So often when I am talking to someone who has noticed that my car is electric, I have to explain that it is ALL electric..there is no petrol engine at all.
Most people are basically familiar with the concept of the hybrid…Toyota has popularised the concept with its Hybrid Synergy Drive vehicles, the best known being the ubiquitous Prius that many love to hate.
The Prius however, is not the only type of hybrid, nor is it the best. But it was the first on the market.
The fundamental difference between a hybrid and an EV is that an EV drives purely on electricity, supplied from a rechargeable battery, and is powered only by an electric motor.
A hybrid uses an electric motor and batteries, as well as some other form of energy…usually a petrol (occasionally diesel) internal combustion engine.
A hybrid can be classed either as a series hybrid…meaning that all of the driving is done with an electric motor and the petrol engine is there only to run a generator to produce power (most railway locomotives are series hybrids) or as a parallel hybrid…where the petrol engine is connected to the wheels and the electric motor is there to give assistance with hills and acceleration.
The Prius (and the Camry hybrid, the Lexus hybrids, and all vehicles using Toyota’s Hybrid Synergy Drive) is a parallel hybrid. The petrol motor is running all the time (unless stopped in traffic or creeping along at low speed) and the electric motor is there to give assistance with climbing hills or accelerating. The battery pack is small, just enough to give a few minutes of assistance. The idea is to allow a smaller petrol engine to be used without compromising performance. The power used by the electric motor is generated by burning petrol. This type of vehicle cannot be classed as an Electric Vehicle, as all of the power used to move it ultimately comes from burning fossil fuels, it just uses the fossil fuels a bit more efficiently than a conventional car.
A more recent type of hybrid development, is the Plug-in Hybrid Electric Vehicle (PHEV).
These use a larger battery pack, generally enough to allow 40-60km of electric driving. There is a petrol (or diesel on the Volvo V60 PHEV) engine connected to a generator, and when the battery gets low the petrol engine starts and provides power.
A PHEV is much more efficient than the Prius style hybrids, as the engine only ever runs when the batteries have been used up and it runs always at the most efficient speed and only as long as needed. All driving is done with electric motors which are more efficient.
The first PHEV on the Australian market was the now discontinued Holden Volt. More recently we have seen the Mitsubishi Outlander PHEV, with Mitsubishi committing to rolling out a range of PHEVs over the next few years, Audi has launched the A3 eTron, and BMW has a “range extended” variant of the i3. Overseas there are a whole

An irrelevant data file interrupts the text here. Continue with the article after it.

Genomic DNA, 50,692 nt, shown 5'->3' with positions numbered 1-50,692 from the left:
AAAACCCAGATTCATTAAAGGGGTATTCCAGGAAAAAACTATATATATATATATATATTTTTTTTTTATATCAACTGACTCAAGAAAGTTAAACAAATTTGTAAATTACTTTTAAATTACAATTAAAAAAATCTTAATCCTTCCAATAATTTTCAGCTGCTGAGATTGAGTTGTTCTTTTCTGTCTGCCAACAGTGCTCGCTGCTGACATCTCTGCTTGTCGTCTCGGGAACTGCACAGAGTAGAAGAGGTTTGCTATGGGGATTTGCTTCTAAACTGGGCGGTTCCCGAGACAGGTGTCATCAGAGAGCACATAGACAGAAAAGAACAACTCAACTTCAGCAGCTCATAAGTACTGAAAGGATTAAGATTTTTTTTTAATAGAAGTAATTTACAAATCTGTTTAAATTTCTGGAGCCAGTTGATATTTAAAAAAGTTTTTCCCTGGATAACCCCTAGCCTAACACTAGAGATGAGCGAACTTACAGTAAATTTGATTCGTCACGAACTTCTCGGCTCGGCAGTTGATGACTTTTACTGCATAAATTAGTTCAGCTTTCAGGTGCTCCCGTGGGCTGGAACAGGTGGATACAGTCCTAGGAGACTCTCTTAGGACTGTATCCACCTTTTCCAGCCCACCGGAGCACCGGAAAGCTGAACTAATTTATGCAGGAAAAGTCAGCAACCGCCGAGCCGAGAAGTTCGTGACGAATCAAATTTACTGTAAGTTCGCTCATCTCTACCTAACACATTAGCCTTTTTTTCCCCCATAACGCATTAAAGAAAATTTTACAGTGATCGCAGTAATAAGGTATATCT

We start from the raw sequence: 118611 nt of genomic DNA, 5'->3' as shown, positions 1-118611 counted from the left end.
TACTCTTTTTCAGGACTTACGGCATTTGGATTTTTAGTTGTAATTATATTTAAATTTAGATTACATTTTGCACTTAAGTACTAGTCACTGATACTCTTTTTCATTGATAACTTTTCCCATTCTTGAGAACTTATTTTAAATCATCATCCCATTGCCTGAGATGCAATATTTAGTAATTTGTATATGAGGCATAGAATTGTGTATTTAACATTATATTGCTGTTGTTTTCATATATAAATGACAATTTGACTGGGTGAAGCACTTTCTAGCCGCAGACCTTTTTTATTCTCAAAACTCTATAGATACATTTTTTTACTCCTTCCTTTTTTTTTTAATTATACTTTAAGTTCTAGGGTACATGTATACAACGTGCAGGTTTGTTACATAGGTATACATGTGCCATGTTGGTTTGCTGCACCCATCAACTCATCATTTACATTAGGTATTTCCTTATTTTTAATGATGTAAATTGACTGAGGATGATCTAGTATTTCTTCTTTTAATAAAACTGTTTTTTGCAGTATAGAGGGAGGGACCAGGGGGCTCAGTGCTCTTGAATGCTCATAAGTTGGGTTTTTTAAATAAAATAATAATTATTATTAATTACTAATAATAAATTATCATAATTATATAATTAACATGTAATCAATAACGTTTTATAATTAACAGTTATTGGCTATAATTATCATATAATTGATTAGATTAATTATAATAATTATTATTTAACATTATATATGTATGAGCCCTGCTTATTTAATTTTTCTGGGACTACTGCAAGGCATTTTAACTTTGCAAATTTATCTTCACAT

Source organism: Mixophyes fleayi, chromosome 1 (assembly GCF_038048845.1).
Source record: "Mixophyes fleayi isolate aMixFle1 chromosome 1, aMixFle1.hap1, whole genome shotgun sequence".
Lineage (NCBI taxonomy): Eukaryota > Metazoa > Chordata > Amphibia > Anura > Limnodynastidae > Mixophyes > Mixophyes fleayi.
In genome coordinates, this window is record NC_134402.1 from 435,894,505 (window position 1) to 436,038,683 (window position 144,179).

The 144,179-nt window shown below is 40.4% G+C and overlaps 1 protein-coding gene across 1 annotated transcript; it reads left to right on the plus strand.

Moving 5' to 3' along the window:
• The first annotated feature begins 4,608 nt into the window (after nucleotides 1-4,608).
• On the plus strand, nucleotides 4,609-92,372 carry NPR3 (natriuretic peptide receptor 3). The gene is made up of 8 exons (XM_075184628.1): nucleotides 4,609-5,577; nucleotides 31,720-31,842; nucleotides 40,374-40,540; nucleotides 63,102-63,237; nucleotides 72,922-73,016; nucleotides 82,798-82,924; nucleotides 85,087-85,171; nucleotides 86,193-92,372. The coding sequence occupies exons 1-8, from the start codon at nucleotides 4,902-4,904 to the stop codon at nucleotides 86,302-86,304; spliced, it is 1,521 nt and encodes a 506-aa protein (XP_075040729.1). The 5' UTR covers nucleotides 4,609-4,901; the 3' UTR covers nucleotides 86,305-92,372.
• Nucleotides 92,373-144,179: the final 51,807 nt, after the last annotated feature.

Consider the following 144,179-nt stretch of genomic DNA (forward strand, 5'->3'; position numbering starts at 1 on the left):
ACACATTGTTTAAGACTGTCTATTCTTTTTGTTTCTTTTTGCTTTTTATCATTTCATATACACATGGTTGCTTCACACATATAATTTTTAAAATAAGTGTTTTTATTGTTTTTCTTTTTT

raft of PHEVs, with VW offering a Golf PHEV overseas (but have said that for now they are not planning to sell any of their EV range in Australia…) and Volvo recently announcing that their entire model range will be available as PHEV by 2019.
A PHEV is recharged just like a fully electric EV, and for most people in ordinary commuting it will always run on electricity. The petrol engine only cuts in when you drive further than the electric range.
The benefits of a PHEV over an EV are that PHEVs are more convenient for long trips. Refuelling is faster than recharging. Filling a petrol tank takes 2-5 minutes while a fast charge will give 80% battery fill in around 20 minutes. Fast chargers are being rolled out on major routes, but they aren’t everywhere yet…
On the downside, a PHEV is always carrying around an engine, generator, fuel tank, and all of the associated parts required to run a petrol engine. This means extra weight, reduced efficiency, and a smaller battery pack. While battery EVs on the Australian market can go 150km or more per charge, PHEVs generally go around 60km before needing a recharge or the petrol engine kicking in.
This petrol engine also means more maintenance and associated costs. On the other hand, EVs have no oil to change, spark plugs to swap, fuel and air filters, exhausts to rust out, or any of the “stuff” that is needed for a petrol engine. Servicing an EV is pretty much checking to make sure nothing is bent or broken underneath, checking brakes and wipers and tyres, and perhaps running a computer diagnostic check.
Right now, if you rarely make long trips you are better off having an EV, and either swapping cars with a friend or family member, or hiring one, when you need to do long trips.
If you do long trips regularly then the PHEV is a good stepping stone, and makes an ideal second car to an EV in a two car household.
As charging networks improve, and more fast chargers are rolled out along major routes, the relevance of PHEVs will decrease until at some point in the future they will be viewed as an anachronism belonging to a past era…